float leftMargin = e.MarginBounds.Left;
   float topMargin = e.MarginBounds.Top;
   String line=null;
   // gets the number of lines per page
   linesPerPage = e.MarginBounds.Height  / printFont.GetHeight(e.Graphics) ;
   // iterate lines in string
   while (lineCount < linesPerPage && ((line=stringToPrint.ReadLine()) != null))
   {
    // set line postion from top margin
    linePosition = topMargin + (lineCount * printFont.GetHeight(e.Graphics));
    // print line
    e.Graphics.DrawString (line, printFont, Brushes.Black, leftMargin,linePosition, 
        new StringFormat());
    lineCount++;
   }
   // are there more lines?
   if (line != null)
    e.HasMorePages = true ;
   else
    e.HasMorePages = false ;
  }
 }
}

Making a Test Form

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The test page conatins a test form with two fields. Only two lines of code in the Submit_Click routine are needed to print the web form. You must change the printer name to one that is installed on your server. For local printers and printers that use IP printing just use the name in your printers folder (example: "HP 1200") For Novell network printing use the path (example: \\server\printer). You may have to add impersonation to your web.config file for Novell network printing. One other note, the submit button must have an id equal to "Submit" or it will also be printed.

Test.aspx:

<%@ Page Language="C#" %>
<%@ outputcache location="None" %>
<script runat="server">    
    void Submit_Click(object sender, EventArgs e) {
        CsXml.FormPrint.WebPrinting wp = new CsXml.FormPrint.WebPrinting();
        wp.PageCreate("HP 1200", "TEST FORM");
    }
</script>
<html>
<head>
    <title>Test Form</title>
</head>
<body>
    <form runat="server">
        <table>
            <tbody>
                <tr>
                    <td colspan="2">
                        <strong>Test Form</strong></td>
                </tr>
                <tr>
                    <td>
                        First&nbsp;Name</td>
                    <td>
                        <asp:TextBox id="FirstName" runat="server"></asp:TextBox>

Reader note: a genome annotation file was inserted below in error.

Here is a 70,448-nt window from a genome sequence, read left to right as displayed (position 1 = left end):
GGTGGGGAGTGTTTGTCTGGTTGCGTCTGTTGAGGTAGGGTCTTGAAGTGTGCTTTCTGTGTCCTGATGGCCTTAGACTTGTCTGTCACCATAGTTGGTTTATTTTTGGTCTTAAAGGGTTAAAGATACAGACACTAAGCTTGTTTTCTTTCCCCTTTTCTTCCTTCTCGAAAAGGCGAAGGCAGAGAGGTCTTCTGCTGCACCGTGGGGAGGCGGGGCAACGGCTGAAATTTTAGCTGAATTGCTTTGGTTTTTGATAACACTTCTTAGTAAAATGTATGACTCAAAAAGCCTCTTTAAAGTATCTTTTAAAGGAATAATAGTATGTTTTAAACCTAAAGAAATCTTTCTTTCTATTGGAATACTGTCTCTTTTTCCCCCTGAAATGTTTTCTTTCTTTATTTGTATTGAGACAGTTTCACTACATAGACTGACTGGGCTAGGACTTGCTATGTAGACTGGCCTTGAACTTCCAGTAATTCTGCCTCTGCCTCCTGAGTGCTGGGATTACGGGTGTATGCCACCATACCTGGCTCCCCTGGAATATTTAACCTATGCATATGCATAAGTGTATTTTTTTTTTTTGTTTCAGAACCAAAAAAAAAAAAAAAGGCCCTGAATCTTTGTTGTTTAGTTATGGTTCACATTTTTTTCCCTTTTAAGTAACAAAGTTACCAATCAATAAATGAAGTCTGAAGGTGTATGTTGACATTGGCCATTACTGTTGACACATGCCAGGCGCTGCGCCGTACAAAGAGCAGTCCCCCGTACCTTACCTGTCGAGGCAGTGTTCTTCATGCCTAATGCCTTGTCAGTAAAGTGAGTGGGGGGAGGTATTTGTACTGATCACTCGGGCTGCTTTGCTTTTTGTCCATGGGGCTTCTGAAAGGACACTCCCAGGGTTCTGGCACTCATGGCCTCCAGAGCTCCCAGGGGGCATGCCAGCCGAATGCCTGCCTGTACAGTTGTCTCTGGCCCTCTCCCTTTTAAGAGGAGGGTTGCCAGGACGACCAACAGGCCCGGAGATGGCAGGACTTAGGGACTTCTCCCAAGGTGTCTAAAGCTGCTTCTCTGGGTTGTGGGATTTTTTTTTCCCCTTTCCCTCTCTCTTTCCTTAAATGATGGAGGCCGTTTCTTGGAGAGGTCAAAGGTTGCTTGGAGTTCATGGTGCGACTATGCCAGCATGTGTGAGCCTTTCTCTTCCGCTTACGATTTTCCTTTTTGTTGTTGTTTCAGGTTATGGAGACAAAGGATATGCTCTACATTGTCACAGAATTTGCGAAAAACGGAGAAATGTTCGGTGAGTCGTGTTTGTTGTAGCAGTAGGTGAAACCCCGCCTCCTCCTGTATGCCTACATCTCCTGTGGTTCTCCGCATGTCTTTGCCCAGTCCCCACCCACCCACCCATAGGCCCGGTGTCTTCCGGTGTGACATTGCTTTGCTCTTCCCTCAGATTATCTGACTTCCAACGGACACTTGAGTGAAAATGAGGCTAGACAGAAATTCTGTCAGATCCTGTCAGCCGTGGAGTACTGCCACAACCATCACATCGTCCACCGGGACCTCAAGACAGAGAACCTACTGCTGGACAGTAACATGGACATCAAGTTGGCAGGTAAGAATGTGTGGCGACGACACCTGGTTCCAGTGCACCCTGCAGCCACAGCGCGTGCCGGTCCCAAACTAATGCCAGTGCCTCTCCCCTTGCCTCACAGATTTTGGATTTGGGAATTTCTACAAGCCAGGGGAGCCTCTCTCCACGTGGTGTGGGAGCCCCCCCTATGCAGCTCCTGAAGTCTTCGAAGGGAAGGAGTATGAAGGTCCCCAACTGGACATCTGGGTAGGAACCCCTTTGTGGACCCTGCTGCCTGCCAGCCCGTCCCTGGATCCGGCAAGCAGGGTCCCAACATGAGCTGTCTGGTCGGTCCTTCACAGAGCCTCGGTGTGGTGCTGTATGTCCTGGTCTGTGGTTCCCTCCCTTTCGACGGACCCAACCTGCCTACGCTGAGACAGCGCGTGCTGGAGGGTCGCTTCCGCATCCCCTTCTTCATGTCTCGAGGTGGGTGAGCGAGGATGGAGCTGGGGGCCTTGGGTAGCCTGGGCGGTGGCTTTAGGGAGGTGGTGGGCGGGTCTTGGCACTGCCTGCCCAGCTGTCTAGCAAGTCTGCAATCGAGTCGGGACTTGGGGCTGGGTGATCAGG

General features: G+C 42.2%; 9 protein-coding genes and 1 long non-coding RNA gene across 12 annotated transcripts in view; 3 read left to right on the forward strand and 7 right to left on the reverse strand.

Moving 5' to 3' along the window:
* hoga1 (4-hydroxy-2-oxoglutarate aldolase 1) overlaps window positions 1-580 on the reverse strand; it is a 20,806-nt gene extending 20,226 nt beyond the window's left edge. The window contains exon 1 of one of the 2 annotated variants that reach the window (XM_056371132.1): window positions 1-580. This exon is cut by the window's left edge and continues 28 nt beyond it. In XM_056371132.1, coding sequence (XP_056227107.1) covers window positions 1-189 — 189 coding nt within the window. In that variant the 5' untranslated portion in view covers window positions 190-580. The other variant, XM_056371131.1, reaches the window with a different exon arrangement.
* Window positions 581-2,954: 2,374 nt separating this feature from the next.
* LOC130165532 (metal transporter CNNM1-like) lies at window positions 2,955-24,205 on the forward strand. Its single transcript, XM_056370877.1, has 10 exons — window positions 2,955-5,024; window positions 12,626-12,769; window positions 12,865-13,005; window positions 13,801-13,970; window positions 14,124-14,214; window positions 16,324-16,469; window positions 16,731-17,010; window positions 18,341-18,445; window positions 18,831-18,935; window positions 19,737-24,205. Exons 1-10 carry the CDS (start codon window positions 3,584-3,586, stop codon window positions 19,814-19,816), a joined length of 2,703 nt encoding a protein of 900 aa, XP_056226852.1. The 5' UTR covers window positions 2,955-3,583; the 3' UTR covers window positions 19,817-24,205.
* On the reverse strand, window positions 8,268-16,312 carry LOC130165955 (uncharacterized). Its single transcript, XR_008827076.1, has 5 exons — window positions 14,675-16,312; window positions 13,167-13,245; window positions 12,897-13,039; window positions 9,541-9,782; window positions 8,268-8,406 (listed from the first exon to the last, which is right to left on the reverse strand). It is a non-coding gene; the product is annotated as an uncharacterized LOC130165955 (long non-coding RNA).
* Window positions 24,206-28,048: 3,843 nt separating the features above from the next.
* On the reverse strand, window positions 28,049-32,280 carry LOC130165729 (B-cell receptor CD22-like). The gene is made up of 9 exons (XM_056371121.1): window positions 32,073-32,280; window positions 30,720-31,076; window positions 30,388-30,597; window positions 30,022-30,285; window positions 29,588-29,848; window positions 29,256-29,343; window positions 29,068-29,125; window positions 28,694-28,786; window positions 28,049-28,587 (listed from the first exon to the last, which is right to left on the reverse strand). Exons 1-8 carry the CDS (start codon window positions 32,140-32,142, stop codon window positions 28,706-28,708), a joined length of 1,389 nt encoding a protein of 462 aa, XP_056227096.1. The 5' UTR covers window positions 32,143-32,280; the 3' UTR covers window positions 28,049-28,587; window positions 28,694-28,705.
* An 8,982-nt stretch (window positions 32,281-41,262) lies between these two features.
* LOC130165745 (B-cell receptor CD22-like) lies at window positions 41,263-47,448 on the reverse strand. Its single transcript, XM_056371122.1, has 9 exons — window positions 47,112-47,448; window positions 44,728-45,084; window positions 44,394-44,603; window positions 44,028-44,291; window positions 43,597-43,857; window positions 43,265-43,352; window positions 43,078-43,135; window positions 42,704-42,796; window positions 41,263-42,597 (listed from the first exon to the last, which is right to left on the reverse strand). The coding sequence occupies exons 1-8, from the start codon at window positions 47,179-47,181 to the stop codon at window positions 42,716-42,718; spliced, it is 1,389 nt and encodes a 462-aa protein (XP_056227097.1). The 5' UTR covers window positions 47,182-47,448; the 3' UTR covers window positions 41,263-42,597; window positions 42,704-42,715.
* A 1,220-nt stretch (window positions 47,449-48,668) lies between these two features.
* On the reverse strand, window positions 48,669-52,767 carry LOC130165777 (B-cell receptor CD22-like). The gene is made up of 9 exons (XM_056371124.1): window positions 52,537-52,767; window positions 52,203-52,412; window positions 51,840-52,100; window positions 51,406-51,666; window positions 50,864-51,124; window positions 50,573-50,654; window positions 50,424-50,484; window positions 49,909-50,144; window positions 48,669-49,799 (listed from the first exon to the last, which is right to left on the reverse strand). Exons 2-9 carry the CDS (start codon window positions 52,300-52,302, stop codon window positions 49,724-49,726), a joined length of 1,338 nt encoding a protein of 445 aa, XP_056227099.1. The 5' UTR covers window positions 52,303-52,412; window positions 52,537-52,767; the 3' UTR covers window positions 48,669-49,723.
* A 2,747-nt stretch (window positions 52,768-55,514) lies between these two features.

</td>
                </tr>
                <tr>
                    <td>
                        Last&nbsp;Name</td>
                    <td>
                        <asp:TextBox id="LastName" runat="server"></asp:TextBox>
                    </td>
                </tr>
                <tr>
                    <td colspan="2">
                        <asp:Button id="Submit" onclick="Submit_Click" 
                              runat="server" Text="Submit"></asp:Button>
                    </td>
                </tr>
            </tbody>
        </table>
    </form>
</body>
</html>

Using a Results Page

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The results page that I use simply iterates the querystring that was created by the web form printing class to display the results. One of the reasons for using a results page is that it allows the user to print a hard copy for their records. Yes, I know it's a waste of paper. The results page can easily be removed from the web form printing class if you do not need it for your application.

Results.aspx:

<%@ Page language="c#" %>
<!DOCTYPE HTML PUBLIC "-//W3C//DTD HTML 4.0 Transitional//EN" >
<html>
 <head>
  <title>Results</title>
 </head>
 <body>
  <form runat="server" ID="Form1">
   <table cellspacing="1" cellpadding="1" border="0">
    <tr>
     <td bgcolor="navy" colspan="2">
      <font color="white" size="3">Results&nbsp;&nbsp;&nbsp;&nbsp;&nbsp;&nbsp;<% = 
         System.DateTime.Now.ToString() %></font></td>
    </tr>
    <% string fieldValue;
    foreach ( string fieldName in Request.QueryString ) {
    if ( Request.QueryString[fieldName] != "" ) fieldValue = 
        Request.QueryString[fieldName] ;
    else fieldValue = "&nbsp;"; 
    %>
    <tr>
     <td align="right" bgcolor="lightskyblue"><b><%= fieldName %></b></td>
     <td bgcolor="lightskyblue"><%= fieldValue %></td>
    </tr>
    <% } %>
   </table>
  </form>
 </body>
</html>

Conclusion
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Printing a web form directly to a printer is easy and for some applications it is the best solution. The application included in this discussion has been running in a medium sized organization for over a year now and they love it. Because paperless organizations are not yet a reality, you may find a use for this application too. At the very least you can now add printers to the list of destinations for web forms.